“Finally, global media takes notice of an African Success story!”
I wish! I wish this is the report I was writing about but unfortunately it is not because that is not the case. As usual when it comes to negative news about the continent of Africa, the whole world will be at alert, every media house will make a headline out of it and it will linger in the news very long. The biggest problem is not only how fast bad reports about Africans seems to fly through the roof but rather, because bad news about Africans is the only news the world seems to care about, this has successfully shaped the narrative about Africa and the negative global perception and stereotype of Africans.
It is time for a change and it is time we Africans do not stay silent when we see positive stories and accomplishments of our people, we must rally around them and make sure the world hears of our story. Of course, we expect that not only Africans should care about delivering positive reports but the sad reality is that the world we live in has been trained to have a certain mindset about Africa and so they have gotten to care about the negative stories more, so they can “stay informed and protected,” their media tells them ― “incase they need to visit an African country, watch out for this or that danger” or “all Nigerians are 419’s so don’t do business with a Nigerian” the TV shows would run hour long investigative stories with the goal of making you aware of “the bad eggs (Africans) living next to you with the tale of informing you to watch out for African scammers and so on” The only stories widely told about us are damaging, insulting, ridiculous and are very upsetting!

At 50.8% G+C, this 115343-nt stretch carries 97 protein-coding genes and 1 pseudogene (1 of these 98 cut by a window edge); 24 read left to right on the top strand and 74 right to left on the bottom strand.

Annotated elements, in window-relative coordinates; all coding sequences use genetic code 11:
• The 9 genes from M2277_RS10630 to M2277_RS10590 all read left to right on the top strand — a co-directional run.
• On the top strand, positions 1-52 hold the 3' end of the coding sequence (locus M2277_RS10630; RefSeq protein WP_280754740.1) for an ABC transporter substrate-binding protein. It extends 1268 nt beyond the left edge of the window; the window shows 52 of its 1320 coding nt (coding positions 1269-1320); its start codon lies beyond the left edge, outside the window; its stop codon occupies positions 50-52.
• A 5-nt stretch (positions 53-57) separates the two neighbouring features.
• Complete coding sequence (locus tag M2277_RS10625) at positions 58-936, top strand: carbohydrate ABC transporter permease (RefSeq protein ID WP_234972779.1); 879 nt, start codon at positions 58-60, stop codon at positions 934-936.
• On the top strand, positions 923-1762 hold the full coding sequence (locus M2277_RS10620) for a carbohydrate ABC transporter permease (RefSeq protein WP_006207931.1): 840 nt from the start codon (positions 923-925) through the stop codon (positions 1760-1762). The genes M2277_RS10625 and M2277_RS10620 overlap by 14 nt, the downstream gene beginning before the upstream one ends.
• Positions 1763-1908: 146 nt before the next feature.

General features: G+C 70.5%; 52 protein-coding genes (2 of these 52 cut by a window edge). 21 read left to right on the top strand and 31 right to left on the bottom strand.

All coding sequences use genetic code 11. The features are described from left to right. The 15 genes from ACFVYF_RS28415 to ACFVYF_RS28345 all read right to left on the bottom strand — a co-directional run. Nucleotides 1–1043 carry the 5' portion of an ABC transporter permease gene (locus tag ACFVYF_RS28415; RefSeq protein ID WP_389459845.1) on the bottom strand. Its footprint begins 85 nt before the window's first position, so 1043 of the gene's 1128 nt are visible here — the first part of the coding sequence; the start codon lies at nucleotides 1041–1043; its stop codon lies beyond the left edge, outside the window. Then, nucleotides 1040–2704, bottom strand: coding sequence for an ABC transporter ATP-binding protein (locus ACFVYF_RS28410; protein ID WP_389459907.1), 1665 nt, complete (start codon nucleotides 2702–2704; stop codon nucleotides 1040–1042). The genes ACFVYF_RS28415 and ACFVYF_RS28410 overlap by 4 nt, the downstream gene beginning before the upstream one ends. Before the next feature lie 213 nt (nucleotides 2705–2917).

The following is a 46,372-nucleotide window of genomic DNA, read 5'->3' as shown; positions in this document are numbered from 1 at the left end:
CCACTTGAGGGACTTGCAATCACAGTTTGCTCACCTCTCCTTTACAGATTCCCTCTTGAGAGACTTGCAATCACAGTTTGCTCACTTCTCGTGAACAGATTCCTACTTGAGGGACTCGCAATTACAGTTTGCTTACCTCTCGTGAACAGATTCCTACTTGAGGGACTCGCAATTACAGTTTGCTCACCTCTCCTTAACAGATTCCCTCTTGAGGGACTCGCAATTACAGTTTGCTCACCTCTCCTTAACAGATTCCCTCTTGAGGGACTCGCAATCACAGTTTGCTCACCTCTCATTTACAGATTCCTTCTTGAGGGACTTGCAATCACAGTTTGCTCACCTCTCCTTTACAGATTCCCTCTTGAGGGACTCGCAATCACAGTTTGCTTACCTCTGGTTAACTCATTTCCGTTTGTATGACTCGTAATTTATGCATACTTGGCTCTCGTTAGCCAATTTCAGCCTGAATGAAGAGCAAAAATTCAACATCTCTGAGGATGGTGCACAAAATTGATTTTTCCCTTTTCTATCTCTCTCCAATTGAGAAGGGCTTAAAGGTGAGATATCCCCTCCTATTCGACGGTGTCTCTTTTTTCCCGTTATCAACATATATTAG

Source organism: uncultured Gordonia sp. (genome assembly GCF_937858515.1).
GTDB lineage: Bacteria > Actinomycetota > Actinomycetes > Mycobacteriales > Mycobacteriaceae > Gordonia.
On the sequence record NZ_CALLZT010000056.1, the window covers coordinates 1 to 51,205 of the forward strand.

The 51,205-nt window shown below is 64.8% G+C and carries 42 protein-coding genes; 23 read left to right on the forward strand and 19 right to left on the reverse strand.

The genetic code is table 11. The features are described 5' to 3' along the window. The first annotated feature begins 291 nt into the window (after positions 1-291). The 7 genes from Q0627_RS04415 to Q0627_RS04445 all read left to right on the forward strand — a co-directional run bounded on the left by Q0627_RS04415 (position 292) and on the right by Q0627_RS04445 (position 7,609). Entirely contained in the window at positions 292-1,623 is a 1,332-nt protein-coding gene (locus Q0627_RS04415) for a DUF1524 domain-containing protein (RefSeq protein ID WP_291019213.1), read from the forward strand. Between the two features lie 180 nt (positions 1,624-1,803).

These days, Africans are proving to be relentless, bold, courageous, shattering all forms of stereotypes and are rising to be triumphant regardless of the obstacles to combat. The story of the Nigerian pilot who just made history is a triumphant success story that should have gotten more coverage and profile from more major mainstream media but as usual, our stories continue to be ignored unless it is about informing to protect! So far, BBC Focus on Africa and other African focused outlets have done their due diligence but I hope for more because this is not just about the accomplishment but also about the purpose and reasons behind this accomplishment which the whole world should hear and care about.